Documentary raises sexual assault awareness

The Do Something club and student group Project Nine screen “The Hunting Ground” to increase knowledge of sexual assaults on college campuses.

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Eliana Park/THE CHIMES

Jehn Kubiak, Writer

Students filled 180 seats and the aisles of the Andrews Banquet Room to view “The Hunting Ground,” a documentary that conveys the reality of sexual assault on college campuses. The documentary focuses on cases that happened on campuses in the United States, how they were covered up by campus administration and how they affected victims and their families.

About the Evening

The film centers around two students from University of North Carolina who survived sexual assault and led a Title IX campaign against the university. This campaign eventually led to other students speaking up about sexual assault on their campuses and new legislation passed by the White House. The screening was part of the Do Something club’s sexual assault awareness week and the club hosted it in conjunction with a student group called Project Nine.

Following the film, the group held a panel discussion to answer students’ questions about the documentary, sexual assault and how Christians can respond to the issue. Administrative coordinator for communication studies Sarah Schwartz led the panel, which included senior elementary education major Haley Darien, Chief John Ojeisekhoba of Campus Safety and Biola Counseling Center doctoral intern Ryan O’Farrell.

A Taboo Topic

Senior communications major Cat Dinius said the idea to screen the film surfaced in her group during her Engaging Perspectives class. They decided to do their project on sexual assaults on college campuses and partnered with the Do Something club to hold a sexual assault awareness week.

Dinius wanted to raise awareness because she feels sexual assault is a taboo topic among Christians because of purity culture. She said victims of sexual assault feel ashamed and separated from other Christians because they unintentionally became impure and do not know how to discuss the issue.

“A lot of people shared with me how they don’t even in Christian circles go towards that conversation,” Dinius said. “ They don’t even talk about physical intimacy at all and what it looks like to have a healthy relationship.”

Solving Instances of Injustice

Senior sociology major and Do Something club president Lauren Garchow is passionate about solving instances of injustice. She started the club to raise awareness and hopes to sponsor more awareness events.

“There’s a lot of things that Biola isn’t talking about and should be talking about, and this is just one of them which is very important and came at the right time,” Garchow said. “But there’s multiple things we’re hoping to bring to the table.”

Garchow found the film through a Lady Gaga music video of the song “Til It Happens to You” based on Gaga’s experiences with sexual assault. Garchow researched more about the video’s story and discovered it was part of “The Hunting Ground” documentary.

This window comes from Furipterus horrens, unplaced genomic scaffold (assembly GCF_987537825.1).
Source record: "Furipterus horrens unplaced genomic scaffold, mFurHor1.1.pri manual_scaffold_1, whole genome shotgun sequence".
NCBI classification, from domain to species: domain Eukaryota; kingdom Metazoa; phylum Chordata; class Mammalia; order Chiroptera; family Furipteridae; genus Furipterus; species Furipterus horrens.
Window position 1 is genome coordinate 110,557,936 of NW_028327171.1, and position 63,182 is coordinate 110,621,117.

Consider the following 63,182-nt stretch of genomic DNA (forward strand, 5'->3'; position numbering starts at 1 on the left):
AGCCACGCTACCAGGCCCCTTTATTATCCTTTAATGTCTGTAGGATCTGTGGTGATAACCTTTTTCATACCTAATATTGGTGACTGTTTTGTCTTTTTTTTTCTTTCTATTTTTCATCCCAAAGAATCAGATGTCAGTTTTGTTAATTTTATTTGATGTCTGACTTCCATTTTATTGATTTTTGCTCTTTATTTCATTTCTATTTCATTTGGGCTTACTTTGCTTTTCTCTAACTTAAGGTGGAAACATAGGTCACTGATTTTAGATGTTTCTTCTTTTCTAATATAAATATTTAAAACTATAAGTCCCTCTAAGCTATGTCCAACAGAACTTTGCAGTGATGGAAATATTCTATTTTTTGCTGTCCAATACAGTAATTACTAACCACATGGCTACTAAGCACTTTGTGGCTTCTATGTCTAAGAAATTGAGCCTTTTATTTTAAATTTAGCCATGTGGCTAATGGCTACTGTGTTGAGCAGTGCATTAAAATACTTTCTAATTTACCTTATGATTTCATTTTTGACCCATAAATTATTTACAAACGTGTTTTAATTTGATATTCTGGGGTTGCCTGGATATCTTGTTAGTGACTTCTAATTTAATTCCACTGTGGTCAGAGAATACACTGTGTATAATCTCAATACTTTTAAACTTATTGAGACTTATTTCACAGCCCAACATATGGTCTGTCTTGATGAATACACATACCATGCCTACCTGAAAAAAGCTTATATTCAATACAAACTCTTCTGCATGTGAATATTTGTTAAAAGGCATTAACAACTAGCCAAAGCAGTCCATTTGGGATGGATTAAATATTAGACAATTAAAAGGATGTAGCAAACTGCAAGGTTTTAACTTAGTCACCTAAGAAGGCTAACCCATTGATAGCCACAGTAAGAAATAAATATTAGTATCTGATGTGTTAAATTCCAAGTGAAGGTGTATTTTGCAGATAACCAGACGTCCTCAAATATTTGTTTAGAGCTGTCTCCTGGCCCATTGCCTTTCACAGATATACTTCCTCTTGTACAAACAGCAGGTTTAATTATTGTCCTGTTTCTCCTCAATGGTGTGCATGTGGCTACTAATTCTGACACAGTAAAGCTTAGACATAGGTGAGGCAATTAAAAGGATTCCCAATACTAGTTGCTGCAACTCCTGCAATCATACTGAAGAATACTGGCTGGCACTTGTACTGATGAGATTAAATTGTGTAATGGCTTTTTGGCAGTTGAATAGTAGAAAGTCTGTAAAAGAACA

Education

Dinius said students can help prevent sexual assault by becoming more educated.

“By being educated about this topic and diving into it, we can help as a Biola community for those that may run into this situation later on in life,” Dinius said.

Garchow said students may not be aware of the prevalence of sexual assault on college campuses because the issue has not directly impacted them.

“If it’s someone that’s ignorant about the issue on this campus, we hope that their eyes can be open to the reality of it here,” Garchow said. “If it’s someone that’s kind of aware but doesn’t particularly know the scope of the problem, we’re hoping that they can just develop a personal desire to make a change in the issue of sexual assault.”

Impact

The survivors’ stories impacted students. Senior cinema and media arts major Matthew Robertson did not know much about sexual assault or the documentary before viewing the film, but said it helped him realize how much the issue is suppressed on college campuses.

“It’s made me realize that it’s [sexual assault] real on pretty much any college campus and it’s not something that you can just tuck away and hide,” Robertson said.

He also said hearing the students’ stories helped him realize the severity and reality of sexual assault.

“The peoples’ stories really kind of changed it for me because obviously you hear stories about it, but hearing the heartbreaking stories just really left an impact on me,” Robertson said.

Facing the Issue

Senior journalism major Keri Lusk said sexual assault is not often discussed on Christian campuses because many people do not believe Christian universities face the same issues as secular universities.

“This is the first time in my entire time of being at Biola that we’re having a public conversation about this,” Lusk said. “I’m simultaneously really glad that this is happening and really sad that this is a one time experience.”

In addition, Lusk feels Christians should advocate for these students and speak out against sexual assault on campuses. She said she was heartbroken to see many young students working hard to attend quality schools, but be let down when administration handles sexual assault cases.

Providing Safe Space

“I’m pretty speechless at just the amount of underrepresentation that student victims have. It should be in their college’s best interest to provide a safe space for students and yet they’re fighting over money and accolades instead,” Lusk said.

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